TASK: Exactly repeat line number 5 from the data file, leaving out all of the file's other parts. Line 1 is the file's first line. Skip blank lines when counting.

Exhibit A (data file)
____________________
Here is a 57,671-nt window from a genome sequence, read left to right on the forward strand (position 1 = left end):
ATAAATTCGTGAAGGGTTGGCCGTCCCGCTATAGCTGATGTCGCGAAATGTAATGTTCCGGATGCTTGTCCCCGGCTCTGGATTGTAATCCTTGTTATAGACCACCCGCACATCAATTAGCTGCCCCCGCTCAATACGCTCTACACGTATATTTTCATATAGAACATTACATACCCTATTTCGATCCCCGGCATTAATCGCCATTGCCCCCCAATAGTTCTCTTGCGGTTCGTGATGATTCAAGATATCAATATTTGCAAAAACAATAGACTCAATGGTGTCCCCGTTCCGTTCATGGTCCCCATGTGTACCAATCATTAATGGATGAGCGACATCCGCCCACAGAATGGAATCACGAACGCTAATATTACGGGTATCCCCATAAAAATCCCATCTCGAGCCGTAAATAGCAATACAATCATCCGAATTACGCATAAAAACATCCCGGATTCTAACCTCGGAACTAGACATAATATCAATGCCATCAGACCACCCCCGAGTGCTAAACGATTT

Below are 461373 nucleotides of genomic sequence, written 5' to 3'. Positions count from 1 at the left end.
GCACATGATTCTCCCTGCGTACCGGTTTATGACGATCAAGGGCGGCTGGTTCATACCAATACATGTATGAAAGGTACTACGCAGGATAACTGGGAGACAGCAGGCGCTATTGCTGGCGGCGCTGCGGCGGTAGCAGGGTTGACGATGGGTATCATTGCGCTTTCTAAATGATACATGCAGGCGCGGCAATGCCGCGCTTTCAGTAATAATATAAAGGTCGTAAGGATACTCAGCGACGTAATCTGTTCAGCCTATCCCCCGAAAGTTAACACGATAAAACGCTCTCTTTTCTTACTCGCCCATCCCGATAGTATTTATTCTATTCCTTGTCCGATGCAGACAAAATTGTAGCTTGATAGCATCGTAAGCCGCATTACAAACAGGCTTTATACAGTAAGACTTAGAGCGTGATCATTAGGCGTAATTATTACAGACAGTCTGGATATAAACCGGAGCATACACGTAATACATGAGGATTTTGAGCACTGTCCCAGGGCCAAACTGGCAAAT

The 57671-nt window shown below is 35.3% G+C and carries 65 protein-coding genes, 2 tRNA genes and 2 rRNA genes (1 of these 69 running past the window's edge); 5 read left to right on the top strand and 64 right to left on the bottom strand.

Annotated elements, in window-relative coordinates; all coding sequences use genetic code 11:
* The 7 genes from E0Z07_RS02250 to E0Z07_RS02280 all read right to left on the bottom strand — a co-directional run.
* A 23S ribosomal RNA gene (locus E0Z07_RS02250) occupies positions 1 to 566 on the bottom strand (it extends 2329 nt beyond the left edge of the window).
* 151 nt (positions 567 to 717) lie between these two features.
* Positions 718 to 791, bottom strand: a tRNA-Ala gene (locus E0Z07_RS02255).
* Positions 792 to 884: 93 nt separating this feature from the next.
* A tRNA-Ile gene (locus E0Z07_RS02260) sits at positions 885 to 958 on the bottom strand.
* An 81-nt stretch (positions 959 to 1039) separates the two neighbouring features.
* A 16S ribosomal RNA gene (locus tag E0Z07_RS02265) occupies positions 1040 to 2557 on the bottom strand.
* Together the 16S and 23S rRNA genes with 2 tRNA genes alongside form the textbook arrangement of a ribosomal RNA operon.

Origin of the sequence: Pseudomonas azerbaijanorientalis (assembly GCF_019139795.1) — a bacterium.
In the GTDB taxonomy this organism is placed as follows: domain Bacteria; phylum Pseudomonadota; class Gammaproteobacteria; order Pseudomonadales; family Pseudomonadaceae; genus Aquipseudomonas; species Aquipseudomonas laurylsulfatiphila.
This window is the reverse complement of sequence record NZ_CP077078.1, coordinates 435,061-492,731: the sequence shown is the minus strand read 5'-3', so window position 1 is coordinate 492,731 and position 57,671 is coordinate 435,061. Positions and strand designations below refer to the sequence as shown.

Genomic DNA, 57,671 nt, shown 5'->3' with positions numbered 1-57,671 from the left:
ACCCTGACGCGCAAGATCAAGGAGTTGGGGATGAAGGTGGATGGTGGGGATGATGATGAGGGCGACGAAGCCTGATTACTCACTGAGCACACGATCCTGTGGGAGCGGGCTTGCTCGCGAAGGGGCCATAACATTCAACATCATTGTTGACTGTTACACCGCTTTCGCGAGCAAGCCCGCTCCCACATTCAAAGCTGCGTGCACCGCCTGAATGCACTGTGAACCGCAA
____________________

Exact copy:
The 57671-nt window shown below is 35.3% G+C and carries 65 protein-coding genes, 2 tRNA genes and 2 rRNA genes (1 of these 69 running past the window's edge); 5 read left to right on the top strand and 64 right to left on the bottom strand.